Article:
Deer Barriers…Fencing, Repellents, Dog Restraint Systems (E2672)

White-tailed deer prefer to eat many agricultural crops, and when natural foods are scarce, deer depend on agricultural crops.

White-tailed deer prefer to eat many agricultural crops, and when natural foods are scarce, deer detpend on agriculture each year. They trample and feed on grain, fruit and vegetable crops, graze hay and pasture fields, and consume stored forages and grains. In addition, deer may also transmit diseases, such as tuberculosis, to livestock.

Deer can be deterred from agricultural areas by fences, chemical repellents and scare devices. Repellents and scare devices are behavioral deterrents that will seldom result in complete control unless they are combined with other control methods or deer have abundant, high quality alternative foods. Therefore, this publication highlights fencing methods that can provide more complete exclusion.

Fencing Barriers

The only sure deer barriers are woven wire fences or walls that are at least 10 feet tall. All other deer barriers involve some risk of not preventing entry into exclusion areas. They also require some knowledge of deer behavior and diligence in fence maintenance. This publication serves only as an introduction to deer fencing. Additional desighns and specific applications can be obtained from a fence distributor and/or contractor. General guidelines can also be found in High-Tensile Wire Fencing, published by the Northeast Agricultural Engineering Service (607/255-7654).

Electric Fencing

Most cost-effective deer barriers involve electrification of fence. Electric fence is more than a physical barrier—it acts to modify an animal’s behavior. Therefore, an animal must be “introduced” to the fence before control can be achieved. Where a deer herd feeds or travel habit, learned over time, and it is reinforced each time they feed or travel safely. Pain barriers (electric fences) work best when an animal is tentative; they are less successful when an animal is moving down a known path or trail. For this reason, it is important to identify deer trails entering an exclusion area and interrupt them with something new. Brush laid across the trail may be adequate in breaking deer from their routine and cause them to investigate a newly installed electric fence. To draw a deer’s nose to the fence, peanut butter may be wrapped in aluminum foil and hung at 5- to 10-foot intervals. Smear a 1:1 mix of peanut butter and peanut oil onto a 6- by 12-inch piece of aluminum foil, fold the foil over sticky tape, and secure with tape. Once a feeding or traveling habit is broken, control is easier to maintain. However, do not expect success in persuading a starving deer herd away from an excluded area if it contains the only food source.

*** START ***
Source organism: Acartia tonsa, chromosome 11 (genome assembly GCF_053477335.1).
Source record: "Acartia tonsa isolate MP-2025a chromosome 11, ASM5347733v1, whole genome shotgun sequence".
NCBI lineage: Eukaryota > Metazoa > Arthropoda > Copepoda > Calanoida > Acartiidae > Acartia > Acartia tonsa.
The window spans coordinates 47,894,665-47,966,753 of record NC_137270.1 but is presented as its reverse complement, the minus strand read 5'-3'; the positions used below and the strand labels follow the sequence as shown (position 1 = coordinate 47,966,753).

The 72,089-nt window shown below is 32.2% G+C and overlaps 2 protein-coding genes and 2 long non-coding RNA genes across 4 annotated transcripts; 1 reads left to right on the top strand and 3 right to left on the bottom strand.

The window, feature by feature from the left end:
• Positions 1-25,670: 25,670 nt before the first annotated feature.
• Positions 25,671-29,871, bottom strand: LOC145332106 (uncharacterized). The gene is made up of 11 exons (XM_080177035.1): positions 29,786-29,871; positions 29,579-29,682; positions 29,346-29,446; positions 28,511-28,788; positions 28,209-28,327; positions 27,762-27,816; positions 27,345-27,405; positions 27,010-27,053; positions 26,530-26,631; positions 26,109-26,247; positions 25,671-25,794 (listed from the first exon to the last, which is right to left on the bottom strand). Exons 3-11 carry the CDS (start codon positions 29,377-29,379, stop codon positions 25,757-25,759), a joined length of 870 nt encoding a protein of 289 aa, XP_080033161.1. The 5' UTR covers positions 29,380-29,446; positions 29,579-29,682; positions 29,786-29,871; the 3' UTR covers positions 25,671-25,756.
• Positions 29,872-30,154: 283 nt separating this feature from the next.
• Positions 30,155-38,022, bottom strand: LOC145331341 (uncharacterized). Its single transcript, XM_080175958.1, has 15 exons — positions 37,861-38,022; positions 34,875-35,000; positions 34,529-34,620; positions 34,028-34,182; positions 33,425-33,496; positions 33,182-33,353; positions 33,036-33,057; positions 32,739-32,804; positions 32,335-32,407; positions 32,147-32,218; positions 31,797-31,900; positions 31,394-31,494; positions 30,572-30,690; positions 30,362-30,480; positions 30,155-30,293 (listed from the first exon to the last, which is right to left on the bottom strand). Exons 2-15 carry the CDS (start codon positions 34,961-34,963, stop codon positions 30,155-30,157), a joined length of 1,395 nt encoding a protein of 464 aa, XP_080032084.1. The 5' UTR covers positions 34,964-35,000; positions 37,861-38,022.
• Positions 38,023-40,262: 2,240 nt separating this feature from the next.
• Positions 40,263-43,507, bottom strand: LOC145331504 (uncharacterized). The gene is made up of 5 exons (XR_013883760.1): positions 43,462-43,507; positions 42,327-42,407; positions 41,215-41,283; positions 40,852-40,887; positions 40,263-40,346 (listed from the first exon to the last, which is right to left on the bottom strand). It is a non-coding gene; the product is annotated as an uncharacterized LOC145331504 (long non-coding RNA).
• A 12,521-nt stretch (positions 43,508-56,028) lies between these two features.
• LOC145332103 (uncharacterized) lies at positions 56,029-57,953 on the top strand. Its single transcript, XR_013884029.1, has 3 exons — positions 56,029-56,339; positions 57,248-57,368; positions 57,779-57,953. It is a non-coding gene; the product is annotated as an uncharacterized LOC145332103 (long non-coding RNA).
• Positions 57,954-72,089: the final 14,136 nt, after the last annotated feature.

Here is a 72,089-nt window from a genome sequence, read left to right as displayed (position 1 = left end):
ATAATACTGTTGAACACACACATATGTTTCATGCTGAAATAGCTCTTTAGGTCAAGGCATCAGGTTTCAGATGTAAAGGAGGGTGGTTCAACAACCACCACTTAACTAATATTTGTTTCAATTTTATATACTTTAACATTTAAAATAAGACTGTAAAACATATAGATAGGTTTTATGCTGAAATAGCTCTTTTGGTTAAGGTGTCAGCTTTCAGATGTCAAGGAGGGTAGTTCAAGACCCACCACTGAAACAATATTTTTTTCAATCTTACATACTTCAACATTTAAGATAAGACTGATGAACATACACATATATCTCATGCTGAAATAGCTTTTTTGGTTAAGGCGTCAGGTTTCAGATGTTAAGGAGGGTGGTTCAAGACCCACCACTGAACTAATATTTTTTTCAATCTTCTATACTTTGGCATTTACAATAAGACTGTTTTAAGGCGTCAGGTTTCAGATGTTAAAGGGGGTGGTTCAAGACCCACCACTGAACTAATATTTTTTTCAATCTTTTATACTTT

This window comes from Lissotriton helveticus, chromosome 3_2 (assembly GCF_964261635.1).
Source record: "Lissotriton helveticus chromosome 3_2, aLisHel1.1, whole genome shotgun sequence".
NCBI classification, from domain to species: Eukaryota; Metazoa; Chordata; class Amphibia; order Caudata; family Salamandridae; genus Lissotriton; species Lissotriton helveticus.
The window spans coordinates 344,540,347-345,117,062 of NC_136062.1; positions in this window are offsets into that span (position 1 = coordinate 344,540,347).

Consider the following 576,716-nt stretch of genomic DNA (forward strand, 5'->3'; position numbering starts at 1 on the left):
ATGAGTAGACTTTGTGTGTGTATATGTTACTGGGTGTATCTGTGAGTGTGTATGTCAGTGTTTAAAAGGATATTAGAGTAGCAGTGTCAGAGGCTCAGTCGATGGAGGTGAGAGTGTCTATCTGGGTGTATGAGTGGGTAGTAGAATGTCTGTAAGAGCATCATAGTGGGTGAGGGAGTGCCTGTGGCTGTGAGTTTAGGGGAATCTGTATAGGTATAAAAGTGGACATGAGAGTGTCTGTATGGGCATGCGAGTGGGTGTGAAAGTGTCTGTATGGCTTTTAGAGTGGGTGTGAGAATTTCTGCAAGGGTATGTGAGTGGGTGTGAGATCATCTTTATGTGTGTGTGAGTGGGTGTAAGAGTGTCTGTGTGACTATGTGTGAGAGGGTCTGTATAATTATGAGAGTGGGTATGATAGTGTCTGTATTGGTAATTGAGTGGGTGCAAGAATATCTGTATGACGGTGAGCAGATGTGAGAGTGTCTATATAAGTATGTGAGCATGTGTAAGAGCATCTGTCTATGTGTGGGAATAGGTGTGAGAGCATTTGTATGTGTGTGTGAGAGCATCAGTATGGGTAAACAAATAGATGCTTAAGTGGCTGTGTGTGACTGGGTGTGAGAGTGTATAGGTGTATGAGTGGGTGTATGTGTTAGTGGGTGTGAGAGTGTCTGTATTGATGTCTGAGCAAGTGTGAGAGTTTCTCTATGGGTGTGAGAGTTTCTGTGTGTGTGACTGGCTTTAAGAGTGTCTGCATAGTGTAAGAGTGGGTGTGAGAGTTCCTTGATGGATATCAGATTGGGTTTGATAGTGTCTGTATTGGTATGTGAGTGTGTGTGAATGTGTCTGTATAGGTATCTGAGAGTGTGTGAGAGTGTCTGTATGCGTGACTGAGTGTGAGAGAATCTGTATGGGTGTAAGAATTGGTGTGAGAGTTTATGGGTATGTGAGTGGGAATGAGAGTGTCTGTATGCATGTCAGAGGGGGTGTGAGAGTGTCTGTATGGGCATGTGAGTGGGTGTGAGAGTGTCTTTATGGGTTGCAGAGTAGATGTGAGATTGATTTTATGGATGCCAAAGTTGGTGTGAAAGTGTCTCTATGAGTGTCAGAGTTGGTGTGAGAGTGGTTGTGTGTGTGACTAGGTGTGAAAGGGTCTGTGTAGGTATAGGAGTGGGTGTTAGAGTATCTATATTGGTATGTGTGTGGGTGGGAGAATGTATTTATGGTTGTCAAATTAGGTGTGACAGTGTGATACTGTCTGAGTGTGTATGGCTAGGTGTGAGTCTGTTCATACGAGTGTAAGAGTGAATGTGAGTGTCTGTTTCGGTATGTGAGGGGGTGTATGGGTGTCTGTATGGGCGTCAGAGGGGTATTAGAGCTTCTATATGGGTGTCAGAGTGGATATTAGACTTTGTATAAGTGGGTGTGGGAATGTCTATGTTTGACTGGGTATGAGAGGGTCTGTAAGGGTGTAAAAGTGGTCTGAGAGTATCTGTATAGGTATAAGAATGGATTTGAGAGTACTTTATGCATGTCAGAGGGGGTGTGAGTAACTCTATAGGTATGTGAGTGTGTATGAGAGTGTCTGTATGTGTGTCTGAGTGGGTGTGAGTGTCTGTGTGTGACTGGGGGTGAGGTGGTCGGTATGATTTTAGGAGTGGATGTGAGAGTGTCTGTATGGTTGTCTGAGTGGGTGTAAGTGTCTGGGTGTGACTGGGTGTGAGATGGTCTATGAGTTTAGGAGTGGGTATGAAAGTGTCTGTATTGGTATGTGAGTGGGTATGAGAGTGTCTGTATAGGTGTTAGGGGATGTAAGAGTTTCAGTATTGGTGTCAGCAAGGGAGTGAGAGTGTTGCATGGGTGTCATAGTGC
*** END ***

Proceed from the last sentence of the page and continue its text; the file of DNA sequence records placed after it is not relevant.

Polytape electric fence

This is a temporary fence that normally consists of two strands of polytape, one at 18 and the other at 30 inches above ground level (Figure 1). This type of fence is inexpensive to construct and can provide excellent control for 3 to 4 months. Success with this type of fencing is much more likely if it is installed before the deer are habituated to feeding inside the exclusion area. After 3 to 6 weeks, deer learn to go over or under the fence. When this occurs, place peanut butter-aluminum foil sandwiches on the tape every 5 to10 feet. Effectiveness is restored for 8 to 12 weeks. Polytpe is very visible to deer because it is easy to distinguish from their natural surroundings. Polytape fence needs to be removed and stored immediately after harvest to prevent deer from becoming accustomed to it and to protect it from snow and ice damage.

''

Figure 1. Polytape electric fence

Offset or double electric fence

This is a permanent, high-tensile electric fence that has a three-dimensional configuration (Figure 2). The three-dimensional nature of this fence requires greater maintenance of foliage growth to prevent short-circuiting of the fence, and is one of the least effective designs for deer control.

''

Figure 2. Offset or double electric fence

Seven- or eight-wire vertical electric fence

This is a permanent, high-tensile electric fence that can provide year-round protection from deer (Figure 3). This fence has a low maintenance cost but high initial cost. Wires are connected in  an alternating positive/negative format. Deer will often attempt to step through these fences because of the spacing. In doing so, they will receive an effective shock. Charge with at least 4,000 volts over the entire length of the fence. Inspect for full charge every 3 to 4 days.

''

Figure 3. Seven- or eight-wire vertical electric fence

Seven-wire slanted electric fence

This is a permanent, high-tensile fence that can provide year-round protection against high deer pressure  (Figure 4). This fence poses both a physical and a psychological barrier because of its electric shock and three-dimensional nature. The design of this fence requires greater labor and more material to build than other electric fencing options. This design may also require herbicide use to control vegetation growth beneath the hot wire, and in rolling or steep terrain, this may result in unacceptable erosion.

''

Figure 4. Seven-wire slanted high-tensile electric fence

Non-electrified Fencing Options

Five-wire slanted high-tensile fence with wire mesh

This is a modified non-electric version of the seven-wire slanted electric fence (Figure 5). Wire mesh is attached to the three lower high-tensile wires for support. Installation labor, material cost and maintenance are high. Effectiveness has not been extensively evauluated.

''

Figure 5. Five-wire slanted high-tensile fence with wire mesh

High-tensile woven wire or smooth woven wire

This is a permanent fence that can provide year-round protection from even high pressure from deer (Figure 6). Although these fences are expensive and difficult to construct, they may be appropriate for enclosing feed storage areas such as hay bale yards, bunker silos or cull potato piles in areas frequented by deer. These fences are constructed from 8 to10 feet high. They may be made of traditional woven wire or high-tensile woven wire.

''

Figure 6. High-tensile woven wire or smooth woven wire fence

Polypropylene mesh fence